Made lack of copyright Germany the country of writers and thinkers?

According to historian Eckhard Höffner (see SPIEGEL), the book production in Germany in the 19th century was much higher than in France and Britain. In 1843, in Germany 14,000 titles were print, in Britain only 1,000. Höffner, who teaches at Viadrina University of Frankfurt/O., says that this was caused by the long time lack of copyright law. Prussia introduced it in 1837, but due to the political division it was difficult to grand copyrights in all Germany then.

Reprinters made it possible for many people to have books, in comparison to Britain were rich publishers sold expensive copies to a small, wealthy audience. In Germany publishers came out with luxury editions for the upper classes and cheap ones for the masses.


2 thoughts on “Made lack of copyright Germany the country of writers and thinkers?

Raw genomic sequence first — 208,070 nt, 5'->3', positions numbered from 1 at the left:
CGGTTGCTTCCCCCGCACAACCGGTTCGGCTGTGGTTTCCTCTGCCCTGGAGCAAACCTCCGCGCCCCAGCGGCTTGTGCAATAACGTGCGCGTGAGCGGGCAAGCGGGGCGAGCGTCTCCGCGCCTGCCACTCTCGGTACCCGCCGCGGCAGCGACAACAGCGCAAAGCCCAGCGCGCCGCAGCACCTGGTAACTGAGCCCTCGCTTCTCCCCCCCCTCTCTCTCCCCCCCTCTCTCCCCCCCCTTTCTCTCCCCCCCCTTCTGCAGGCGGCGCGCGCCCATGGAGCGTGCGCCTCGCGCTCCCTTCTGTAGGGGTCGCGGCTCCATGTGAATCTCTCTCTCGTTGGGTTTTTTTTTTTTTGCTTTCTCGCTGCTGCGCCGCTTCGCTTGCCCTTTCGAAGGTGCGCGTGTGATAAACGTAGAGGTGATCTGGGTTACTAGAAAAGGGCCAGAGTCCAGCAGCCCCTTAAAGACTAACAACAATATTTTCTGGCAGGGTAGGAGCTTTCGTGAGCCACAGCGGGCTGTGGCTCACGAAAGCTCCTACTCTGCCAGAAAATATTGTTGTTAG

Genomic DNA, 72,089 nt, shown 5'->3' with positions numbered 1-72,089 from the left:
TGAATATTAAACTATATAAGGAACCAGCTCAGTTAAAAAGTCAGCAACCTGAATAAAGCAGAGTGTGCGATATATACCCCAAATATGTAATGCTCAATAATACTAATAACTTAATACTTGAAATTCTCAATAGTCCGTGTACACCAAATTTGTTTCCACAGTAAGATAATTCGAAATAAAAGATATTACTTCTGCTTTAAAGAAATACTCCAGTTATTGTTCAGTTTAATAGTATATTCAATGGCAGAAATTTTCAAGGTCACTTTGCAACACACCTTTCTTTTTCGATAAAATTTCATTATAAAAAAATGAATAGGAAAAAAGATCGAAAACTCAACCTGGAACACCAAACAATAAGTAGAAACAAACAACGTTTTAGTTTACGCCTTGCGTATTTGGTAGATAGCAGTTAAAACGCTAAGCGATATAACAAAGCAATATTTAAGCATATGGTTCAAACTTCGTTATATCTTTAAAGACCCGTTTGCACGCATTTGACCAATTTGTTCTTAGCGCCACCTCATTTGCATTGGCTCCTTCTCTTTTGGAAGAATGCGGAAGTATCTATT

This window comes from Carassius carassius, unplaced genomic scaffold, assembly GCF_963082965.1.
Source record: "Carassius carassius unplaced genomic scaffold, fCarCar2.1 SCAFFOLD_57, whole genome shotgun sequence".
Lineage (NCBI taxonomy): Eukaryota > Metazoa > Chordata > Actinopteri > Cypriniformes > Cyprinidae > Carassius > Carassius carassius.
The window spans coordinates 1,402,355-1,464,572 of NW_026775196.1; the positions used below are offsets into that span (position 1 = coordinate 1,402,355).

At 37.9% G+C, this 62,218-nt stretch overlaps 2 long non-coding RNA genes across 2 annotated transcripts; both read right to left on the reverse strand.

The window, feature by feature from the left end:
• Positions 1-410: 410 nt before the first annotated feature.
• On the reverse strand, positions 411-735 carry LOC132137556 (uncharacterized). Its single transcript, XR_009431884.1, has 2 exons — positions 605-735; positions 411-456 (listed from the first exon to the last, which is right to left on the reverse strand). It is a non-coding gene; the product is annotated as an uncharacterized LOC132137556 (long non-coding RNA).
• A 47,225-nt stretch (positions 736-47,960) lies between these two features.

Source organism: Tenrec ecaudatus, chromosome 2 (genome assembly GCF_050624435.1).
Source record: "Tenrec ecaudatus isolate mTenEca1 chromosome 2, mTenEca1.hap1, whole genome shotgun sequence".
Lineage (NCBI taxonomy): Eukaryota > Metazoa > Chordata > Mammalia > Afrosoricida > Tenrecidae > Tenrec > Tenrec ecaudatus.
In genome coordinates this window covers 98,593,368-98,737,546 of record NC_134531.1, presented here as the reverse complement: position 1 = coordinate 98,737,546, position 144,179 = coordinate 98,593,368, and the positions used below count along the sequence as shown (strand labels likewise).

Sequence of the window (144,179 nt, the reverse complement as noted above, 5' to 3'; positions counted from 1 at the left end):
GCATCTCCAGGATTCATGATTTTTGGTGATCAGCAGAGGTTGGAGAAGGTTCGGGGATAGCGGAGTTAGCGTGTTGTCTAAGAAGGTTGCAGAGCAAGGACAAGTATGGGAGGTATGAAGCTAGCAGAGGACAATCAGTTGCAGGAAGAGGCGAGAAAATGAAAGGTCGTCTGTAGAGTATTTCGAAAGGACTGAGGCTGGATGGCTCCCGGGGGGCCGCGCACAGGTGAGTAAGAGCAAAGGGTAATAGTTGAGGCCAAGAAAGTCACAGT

1. A very interesting read. The general principle is, obviously, something that I have heard from the anti-copyright faction on a few earlier occasions—and it certainly makes sense intuitively.

  2. There was a similar effect in the United States: local authors were protected, but any foreign writers had no copyright protection at all until 1891, and even then only if they published in the US first.

    As a result, there was widespread piracy of popular authors (notes on Dickens) which on the one hand was a good thing – it meant that wider culture was easily and cheaply spread across what was still quite a poor and rural nation – but on the other hand, probably meant that American writers didn’t get the readership they deserved, because they were outcompeted by cheap pirate imports.

    I suppose the moral there is that lack of copyright may work best when it’s all-or-nothing.

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